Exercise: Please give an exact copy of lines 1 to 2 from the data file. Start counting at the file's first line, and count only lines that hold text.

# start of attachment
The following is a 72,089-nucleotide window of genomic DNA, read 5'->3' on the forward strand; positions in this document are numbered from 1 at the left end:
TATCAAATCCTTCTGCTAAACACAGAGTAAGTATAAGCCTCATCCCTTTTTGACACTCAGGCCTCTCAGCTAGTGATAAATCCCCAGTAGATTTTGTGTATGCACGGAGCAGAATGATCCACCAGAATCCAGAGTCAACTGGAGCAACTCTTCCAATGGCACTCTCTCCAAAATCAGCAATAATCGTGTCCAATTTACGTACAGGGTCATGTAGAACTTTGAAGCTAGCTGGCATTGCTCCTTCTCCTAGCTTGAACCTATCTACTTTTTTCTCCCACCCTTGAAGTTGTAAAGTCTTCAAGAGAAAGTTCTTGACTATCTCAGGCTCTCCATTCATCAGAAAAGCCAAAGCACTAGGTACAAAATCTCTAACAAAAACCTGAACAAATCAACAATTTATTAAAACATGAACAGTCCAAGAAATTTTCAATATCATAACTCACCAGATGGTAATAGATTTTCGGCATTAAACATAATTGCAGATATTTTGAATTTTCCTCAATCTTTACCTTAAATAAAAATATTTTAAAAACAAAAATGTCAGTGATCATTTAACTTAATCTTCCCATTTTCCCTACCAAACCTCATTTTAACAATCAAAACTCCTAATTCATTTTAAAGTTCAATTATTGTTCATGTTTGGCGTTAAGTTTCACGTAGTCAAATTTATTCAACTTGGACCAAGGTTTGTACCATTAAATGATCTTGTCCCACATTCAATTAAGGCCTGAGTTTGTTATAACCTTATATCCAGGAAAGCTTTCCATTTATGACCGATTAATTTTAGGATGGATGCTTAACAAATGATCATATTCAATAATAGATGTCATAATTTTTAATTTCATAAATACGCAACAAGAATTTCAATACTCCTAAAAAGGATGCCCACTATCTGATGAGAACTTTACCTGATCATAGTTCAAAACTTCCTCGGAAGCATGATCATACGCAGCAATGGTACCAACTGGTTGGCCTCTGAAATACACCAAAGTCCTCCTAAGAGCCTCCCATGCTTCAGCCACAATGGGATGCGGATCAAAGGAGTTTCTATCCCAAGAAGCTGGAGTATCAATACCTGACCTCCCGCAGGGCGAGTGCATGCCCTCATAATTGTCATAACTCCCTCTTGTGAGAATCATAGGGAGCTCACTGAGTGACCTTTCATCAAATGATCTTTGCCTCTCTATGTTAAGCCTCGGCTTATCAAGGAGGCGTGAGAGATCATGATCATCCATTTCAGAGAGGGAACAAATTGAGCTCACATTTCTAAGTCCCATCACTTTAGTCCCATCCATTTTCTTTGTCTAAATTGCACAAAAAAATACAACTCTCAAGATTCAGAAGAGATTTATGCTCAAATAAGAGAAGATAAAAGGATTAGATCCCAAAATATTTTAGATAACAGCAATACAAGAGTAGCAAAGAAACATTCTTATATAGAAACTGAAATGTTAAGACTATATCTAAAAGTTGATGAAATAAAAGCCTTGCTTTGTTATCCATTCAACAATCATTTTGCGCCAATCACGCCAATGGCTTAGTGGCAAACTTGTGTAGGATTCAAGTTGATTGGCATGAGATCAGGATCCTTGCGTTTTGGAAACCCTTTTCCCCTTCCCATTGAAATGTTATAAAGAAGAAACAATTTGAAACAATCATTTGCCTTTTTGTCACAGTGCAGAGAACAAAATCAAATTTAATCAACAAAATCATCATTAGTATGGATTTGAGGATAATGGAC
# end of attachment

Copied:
The following is a 72,089-nucleotide window of genomic DNA, read 5'->3' on the forward strand; positions in this document are numbered from 1 at the left end:
TATCAAATCCTTCTGCTAAACACAGAGTAAGTATAAGCCTCATCCCTTTTTGACACTCAGGCCTCTCAGCTAGTGATAAATCCCCAGTAGATTTTGTGTATGCACGGAGCAGAATGATCCACCAGAATCCAGAGTCAACTGGAGCAACTCTTCCAATGGCACTCTCTCCAAAATCAGCAATAATCGTGTCCAATTTACGTACAGGGTCATGTAGAACTTTGAAGCTAGCTGGCATTGCTCCTTCTCCTAGCTTGAACCTATCTACTTTTTTCTCCCACCCTTGAAGTTGTAAAGTCTTCAAGAGAAAGTTCTTGACTATCTCAGGCTCTCCATTCATCAGAAAAGCCAAAGCACTAGGTACAAAATCTCTAACAAAAACCTGAACAAATCAACAATTTATTAAAACATGAACAGTCCAAGAAATTTTCAATATCATAACTCACCAGATGGTAATAGATTTTCGGCATTAAACATAATTGCAGATATTTTGAATTTTCCTCAATCTTTACCTTAAATAAAAATATTTTAAAAACAAAAATGTCAGTGATCATTTAACTTAATCTTCCCATTTTCCCTACCAAACCTCATTTTAACAATCAAAACTCCTAATTCATTTTAAAGTTCAATTATTGTTCATGTTTGGCGTTAAGTTTCACGTAGTCAAATTTATTCAACTTGGACCAAGGTTTGTACCATTAAATGATCTTGTCCCACATTCAATTAAGGCCTGAGTTTGTTATAACCTTATATCCAGGAAAGCTTTCCATTTATGACCGATTAATTTTAGGATGGATGCTTAACAAATGATCATATTCAATAATAGATGTCATAATTTTTAATTTCATAAATACGCAACAAGAATTTCAATACTCCTAAAAAGGATGCCCACTATCTGATGAGAACTTTACCTGATCATAGTTCAAAACTTCCTCGGAAGCATGATCATACGCAGCAATGGTACCAACTGGTTGGCCTCTGAAATACACCAAAGTCCTCCTAAGAGCCTCCCATGCTTCAGCCACAATGGGATGCGGATCAAAGGAGTTTCTATCCCAAGAAGCTGGAGTATCAATACCTGACCTCCCGCAGGGCGAGTGCATGCCCTCATAATTGTCATAACTCCCTCTTGTGAGAATCATAGGGAGCTCACTGAGTGACCTTTCATCAAATGATCTTTGCCTCTCTATGTTAAGCCTCGGCTTATCAAGGAGGCGTGAGAGATCATGATCATCCATTTCAGAGAGGGAACAAATTGAGCTCACATTTCTAAGTCCCATCACTTTAGTCCCATCCATTTTCTTTGTCTAAATTGCACAAAAAAATACAACTCTCAAGATTCAGAAGAGATTTATGCTCAAATAAGAGAAGATAAAAGGATTAGATCCCAAAATATTTTAGATAACAGCAATACAAGAGTAGCAAAGAAACATTCTTATATAGAAACTGAAATGTTAAGACTATATCTAAAAGTTGATGAAATAAAAGCCTTGCTTTGTTATCCATTCAACAATCATTTTGCGCCAATCACGCCAATGGCTTAGTGGCAAACTTGTGTAGGATTCAAGTTGATTGGCATGAGATCAGGATCCTTGCGTTTTGGAAACCCTTTTCCCCTTCCCATTGAAATGTTATAAAGAAGAAACAATTTGAAACAATCATTTGCCTTTTTGTCACAGTGCAGAGAACAAAATCAAATTTAATCAACAAAATCATCATTAGTATGGATTTGAGGATAATGGAC